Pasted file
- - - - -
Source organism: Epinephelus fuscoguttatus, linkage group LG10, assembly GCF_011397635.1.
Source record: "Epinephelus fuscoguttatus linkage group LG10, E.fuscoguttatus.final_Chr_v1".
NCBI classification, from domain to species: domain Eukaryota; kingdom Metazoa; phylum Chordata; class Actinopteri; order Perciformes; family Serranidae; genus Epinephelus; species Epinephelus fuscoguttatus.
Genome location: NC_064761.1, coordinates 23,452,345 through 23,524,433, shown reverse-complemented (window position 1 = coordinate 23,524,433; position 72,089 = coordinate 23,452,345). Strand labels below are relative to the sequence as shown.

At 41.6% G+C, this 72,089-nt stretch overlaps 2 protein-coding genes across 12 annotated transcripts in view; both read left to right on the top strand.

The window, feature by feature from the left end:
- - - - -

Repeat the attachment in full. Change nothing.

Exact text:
Source organism: Epinephelus fuscoguttatus, linkage group LG10, assembly GCF_011397635.1.
Source record: "Epinephelus fuscoguttatus linkage group LG10, E.fuscoguttatus.final_Chr_v1".
NCBI classification, from domain to species: domain Eukaryota; kingdom Metazoa; phylum Chordata; class Actinopteri; order Perciformes; family Serranidae; genus Epinephelus; species Epinephelus fuscoguttatus.
Genome location: NC_064761.1, coordinates 23,452,345 through 23,524,433, shown reverse-complemented (window position 1 = coordinate 23,524,433; position 72,089 = coordinate 23,452,345). Strand labels below are relative to the sequence as shown.

At 41.6% G+C, this 72,089-nt stretch overlaps 2 protein-coding genes across 12 annotated transcripts in view; both read left to right on the top strand.

The window, feature by feature from the left end: